Homily for the Fourth Sunday of Advent

Today on the Fourth Sun­day of Advent we hear in the read­ings of promis­es. In the first read­ing, a promise is made: God tells David that a descen­dant will be raised up as his heir, and that David’s house and king­dom will endure; that his throne shall stand firm for­ev­er.

In today’s Gospel, we see that promise kept. The angel Gabriel declares to Mary that she will con­ceive and bear a son and name him Jesus, that her son will be called the Son of the Most High and that God will give Him the throne of David to rule for­ev­er, and of his King­dom there will be no end.

God makes a promise and God keeps a promise because God always keeps His promis­es. But there is some­thing deep­er, and amaz­ing, going on here. Mary is not with­out choice: she agrees to become the moth­er of God. She agrees to become the Taber­na­cle that will con­ceive and bear Jesus, the Sav­ior of all mankind.

The Gospel tells us that Mary said, “Behold, I am the hand­maid of the Lord. May it be done to me accord­ing to your word.”

These are per­haps the most sig­nif­i­cant words ever spo­ken by a human being. In say­ing that I am mak­ing a some­what arti­fi­cial dis­tinc­tion between Jesus and Mary; Jesus is ful­ly God and ful­ly man. Mary, though giv­en spe­cial graces, is sole­ly human.

Eve lis­tened to the words of the Ser­pent and was tempt­ed through pride into Orig­i­nal Sin; her hus­band Adam in his weak­ness fol­lowed her into that sin. Togeth­er, they changed the fate of all who came after them, and as a result we still fight the bat­tle against pride and sin today.

Mary, how­ev­er, lis­tened to the words of God deliv­ered by an angel and respond­ed with humil­i­ty. She agreed not to gain some­thing, but to give some­thing: to give life to the Son of God, to make it pos­si­ble for God to take on human flesh and dwell among us. Mary, in her agree­ment to God’s sav­ing plan, opened a path for all of us to find sal­va­tion. Eve’s pride made it nec­es­sary for us to find sal­va­tion; Mary’s humil­i­ty made it pos­si­ble for us to find sal­va­tion.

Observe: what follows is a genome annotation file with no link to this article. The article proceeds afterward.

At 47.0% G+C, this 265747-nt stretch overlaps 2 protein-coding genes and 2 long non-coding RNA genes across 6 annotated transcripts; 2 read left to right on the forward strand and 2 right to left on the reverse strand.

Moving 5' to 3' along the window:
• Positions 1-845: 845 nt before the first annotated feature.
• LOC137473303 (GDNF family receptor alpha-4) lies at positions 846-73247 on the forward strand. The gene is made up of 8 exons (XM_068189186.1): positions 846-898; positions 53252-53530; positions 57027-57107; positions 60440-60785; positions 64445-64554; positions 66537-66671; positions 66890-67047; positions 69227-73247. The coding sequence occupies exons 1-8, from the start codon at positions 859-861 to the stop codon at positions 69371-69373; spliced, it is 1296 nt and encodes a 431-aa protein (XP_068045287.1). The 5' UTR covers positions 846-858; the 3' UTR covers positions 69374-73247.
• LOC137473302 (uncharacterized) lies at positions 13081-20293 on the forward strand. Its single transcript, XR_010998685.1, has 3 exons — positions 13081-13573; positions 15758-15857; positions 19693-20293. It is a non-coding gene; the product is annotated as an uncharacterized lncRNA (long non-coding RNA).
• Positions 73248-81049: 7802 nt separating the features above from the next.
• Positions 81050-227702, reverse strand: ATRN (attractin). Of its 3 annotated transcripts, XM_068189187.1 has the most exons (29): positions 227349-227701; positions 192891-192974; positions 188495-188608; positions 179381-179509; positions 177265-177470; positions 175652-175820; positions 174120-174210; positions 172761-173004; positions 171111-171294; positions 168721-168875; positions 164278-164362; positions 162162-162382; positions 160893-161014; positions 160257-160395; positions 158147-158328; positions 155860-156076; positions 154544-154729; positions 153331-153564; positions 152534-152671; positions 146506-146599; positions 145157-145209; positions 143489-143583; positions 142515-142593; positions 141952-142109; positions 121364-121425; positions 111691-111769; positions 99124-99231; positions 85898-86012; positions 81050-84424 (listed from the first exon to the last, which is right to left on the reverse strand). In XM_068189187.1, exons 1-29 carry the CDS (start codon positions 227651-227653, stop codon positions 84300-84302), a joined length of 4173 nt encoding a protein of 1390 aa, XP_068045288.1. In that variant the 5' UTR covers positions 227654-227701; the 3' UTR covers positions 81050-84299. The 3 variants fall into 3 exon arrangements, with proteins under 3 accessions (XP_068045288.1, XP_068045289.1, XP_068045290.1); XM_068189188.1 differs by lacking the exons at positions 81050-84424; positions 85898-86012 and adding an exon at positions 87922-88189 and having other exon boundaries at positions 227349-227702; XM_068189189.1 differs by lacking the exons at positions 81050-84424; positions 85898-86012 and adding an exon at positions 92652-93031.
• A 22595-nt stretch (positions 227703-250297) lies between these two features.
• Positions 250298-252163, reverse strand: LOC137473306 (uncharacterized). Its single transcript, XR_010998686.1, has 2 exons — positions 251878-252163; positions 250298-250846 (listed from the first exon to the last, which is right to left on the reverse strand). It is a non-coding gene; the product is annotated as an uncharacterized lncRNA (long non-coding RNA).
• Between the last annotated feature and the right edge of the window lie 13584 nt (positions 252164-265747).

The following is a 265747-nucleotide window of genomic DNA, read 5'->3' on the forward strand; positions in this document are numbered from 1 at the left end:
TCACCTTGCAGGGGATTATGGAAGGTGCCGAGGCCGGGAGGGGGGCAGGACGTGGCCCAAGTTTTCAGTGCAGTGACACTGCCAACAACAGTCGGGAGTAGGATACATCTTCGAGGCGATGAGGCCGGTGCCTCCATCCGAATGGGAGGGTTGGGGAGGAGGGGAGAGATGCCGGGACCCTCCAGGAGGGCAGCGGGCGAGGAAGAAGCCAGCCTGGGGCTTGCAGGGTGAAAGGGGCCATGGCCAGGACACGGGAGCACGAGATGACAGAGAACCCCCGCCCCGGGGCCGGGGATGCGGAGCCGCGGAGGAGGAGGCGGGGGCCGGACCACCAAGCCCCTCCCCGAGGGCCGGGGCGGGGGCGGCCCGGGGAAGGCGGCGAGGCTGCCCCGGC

You and I fight that same bat­tle every day. We may not be in a posi­tion to fight it in a way that has con­se­quences for all of mankind, but the con­se­quences for us as indi­vid­u­als can­not be over­state. Pride will lead us to self­ish­ness and sin; humil­i­ty will lead us to sac­ri­fice and sal­va­tion.

Now lets take a step to the side and con­sid­er this: What is a Taber­na­cle? I said a moment ago that Mary agreed to become the Taber­na­cle that would con­ceive and bear Jesus. Here in our sanc­tu­ary the met­al box that sits behind the altar is also called a taber­na­cle.

In the ancient Hebrew world, a “taber­na­cle” (in Hebrew, Mishkan) is a mov­able dwelling. It is, basi­cal­ly, a tent. But to King David, it was a very spe­cial kind of tent; it was the tent that held the ark of God. David was upset that, as he said, “Here I am liv­ing in a house of cedar, while the ark of God dwells in a tent!”

A taber­na­cle; and then, the Taber­na­cle. It held the Holy of Holies and was the endur­ing sym­bol to the peo­ple of God that the Lord was with them.

A taber­na­cle serves a very spe­cial pur­pose: it serves as the home of God. The ark of God dwelled in a tent. The Christ was con­ceived and grew to infan­cy in Mary’s womb. Here today our taber­na­cle holds the con­se­crat­ed hosts – the Body, Blood, Soul, and Divin­i­ty of Christ.

I invite all of you to take a look at the Taber­na­cle. Not a good, hard look; although, that might be worth doing also. No – I want you to take a squin­ty look. A blur­ry look. If you’re like me, you can just take off your glass­es. If you are blessed with good eye­sight, now is not the time for it.

Squint, and con­sid­er shape and col­or. Lines. Then think about what that taber­na­cle hold – the Body, Blood, Soul, and Divin­i­ty of Christ. After Mass, when you go out to the park­ing lot, pause for a moment and look back at the church build­ing. Squint. Con­sid­er shape and col­or. Lines. You should notice a sim­i­lar­i­ty.

Now think about what the church holds: peo­ple who come faith­ful­ly week after week to hear the Word of God and to receive the Word made Flesh – the Body, Blood, Soul, and Divin­i­ty of Christ. We become Taber­na­cles of Christ by what we con­sume; we become a dwelling place for our Lord and Sav­ior.

When Mass ends today, the last thing I will say before we all depart is, “Go in peace, glo­ri­fy­ing the Lord by your life.” These aren’t just nice words; these are key to the future of this parish here in Ray­town and, real­ly, to the church through­out the world.

When we live our faith, we become taber­na­cles of holi­ness, just like Mary. We fol­low her exam­ple and hope in our own small way to live up to the mod­el she pro­vides. Go in peace, glo­ri­fy­ing the Lord by your life. Live your faith, let oth­ers see your joy. This is the bea­con of hope that might lead anoth­er to Christ… might save a sin­ner from damna­tion. Does the world seem dark to you? Does it seem like the cards are stacked against us? Good! Rejoice! A world in dark­ness is all the more oppor­tu­ni­ty for your light to shine. Embrace holi­ness. Live holi­ness, just as the Vir­gin Mary lived holi­ness. When you are tempt­ed, ask Mary for her inter­ven­tion. Ask her to give you strength. Ask for her help. And let oth­ers see your joy, the joy that is found in our Sav­ior and His promise of sal­va­tion. If we all do this – if we all tru­ly live our faith and invite oth­ers to share our joy – we will fill this parish to over­flow­ing